I know, a scheduling nightmare! But I honestly don't think new nurses should be considered as equal to experienced staff when it comes to staffing numbers - after all, if the newbie is expected to rely on her/his colleagues for support, then they are yet another demand upon the experienced staff and that *should* be accounted for in staffing.

If it truly takes a year to feel competent, then that means working for a year feeling less than competant. And something seems wrong with that.

AprilRNhere

Specializes in RN- Med/surg.

jjjoy......I agree with parts...BUT>..if we could only work partial shifts.....I do believe the statistics of new nurses would drop considerably. I couldn't afford to pay my student loans if I worked partial shifts.

Where I work...they aren't considered equals. I love the facility I work at. They're fair and wise. The nurses that were oriented last summer are just now only taking 5 pts....rarely if EVER given the full work load of 6 pts. The charge nurses just know what they're capable of..and what's safe. THey seem to work well together. They'd rather give them a lighter load..that they can handle...than have them begging for help anyway because they can't get caught up.

I graduated in 2004 and worked home health for a while. Then I decided to try the hospital setting and It was pure **** at first. I dreaded coming to work, and even called in on occasion after a terrible experience the previous night. But I stuck with it and Just when I started kind of liking it and feeling a LITTLE bit comfortable, the hospital closed it's doors and we were all without a job. That was in May 2006. Since then I have not worked, but just stayed home with my new baby. I really want to go back to work now but am so scared of starting over. I'll have to get used to new co-workers, new doctors, and I am afraid I have forgotten alot too since it has been over a year since I worked. Does anyone have any advice or had a similar experience that might help encourage me to not be afraid of returning to work?

every nurses feels that way too. but nursing is a continous learning, so you should update your self every now and then...

Curious1alwys, BSN, RN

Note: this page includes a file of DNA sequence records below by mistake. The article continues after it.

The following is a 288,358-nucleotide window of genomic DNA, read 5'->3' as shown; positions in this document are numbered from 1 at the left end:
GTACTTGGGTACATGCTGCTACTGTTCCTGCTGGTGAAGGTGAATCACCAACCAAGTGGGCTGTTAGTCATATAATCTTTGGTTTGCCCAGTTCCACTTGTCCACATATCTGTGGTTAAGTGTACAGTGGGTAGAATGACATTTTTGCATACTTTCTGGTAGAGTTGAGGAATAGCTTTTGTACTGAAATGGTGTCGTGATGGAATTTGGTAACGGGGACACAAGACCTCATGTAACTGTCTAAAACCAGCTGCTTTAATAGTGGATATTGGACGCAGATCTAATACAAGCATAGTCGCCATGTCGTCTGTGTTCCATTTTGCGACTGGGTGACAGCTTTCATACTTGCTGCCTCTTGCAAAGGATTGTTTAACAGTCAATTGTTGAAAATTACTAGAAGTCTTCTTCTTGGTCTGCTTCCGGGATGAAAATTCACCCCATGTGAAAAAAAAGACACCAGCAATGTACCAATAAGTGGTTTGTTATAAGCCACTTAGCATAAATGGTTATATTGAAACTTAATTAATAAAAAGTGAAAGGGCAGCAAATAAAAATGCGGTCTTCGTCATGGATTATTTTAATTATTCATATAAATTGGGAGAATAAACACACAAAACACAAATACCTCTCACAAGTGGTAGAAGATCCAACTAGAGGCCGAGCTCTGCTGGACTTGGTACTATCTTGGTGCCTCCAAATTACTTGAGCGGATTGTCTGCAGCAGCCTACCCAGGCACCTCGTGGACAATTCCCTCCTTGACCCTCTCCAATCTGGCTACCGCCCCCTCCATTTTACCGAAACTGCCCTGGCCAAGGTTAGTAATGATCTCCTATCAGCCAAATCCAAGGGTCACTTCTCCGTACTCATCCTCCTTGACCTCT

Has 9 years experience.

Hmm... if new nurses only worked partial shifts at first, they might not feel as overwhelmed. They'd learn how to handle several patients at once, which they need to do, but if there'd be less time to get behind as their replacement would be there sooner and if the newbie were behind the next nurse wouldn't have as much catching up to do. And the newbie wouldn't be so wiped out from working a full shift that they'd be too tired to go look up and review what they need to.

I know, a scheduling nightmare! But I honestly don't think new nurses should be considered as equal to experienced staff when it comes to staffing numbers - after all, if the newbie is expected to rely on her/his colleagues for support, then they are yet another demand upon the experienced staff and that *should* be accounted for in staffing.

If it truly takes a year to feel competent, then that means working for a year feeling less than competant. And something seems wrong with that.

Once again, JJJJJJOOOYYY, we are in agreement!

I know partial shifts would be GREAT for me! I think I'd rather work less hours and work everyday at first than work those huge 12's that turn into 14's. I am so dog tired by the end of the shift...not only from the physical labor but from the THINKING that all I want to do is go home, put my feet up, and forget that I chose this profession, lol. Forget about researching diseases! I want to, but then.....you know.

And yeah that with the newbies not being counted in the staffing ratios. That would be so much better in a perfect world, lol

And yeah, a year to feel competent????? That SUCKS. Something IS wrong with that, I am right there with ya! No wonder so many new grads end up with anxiety and depression! Who wouldn't????:o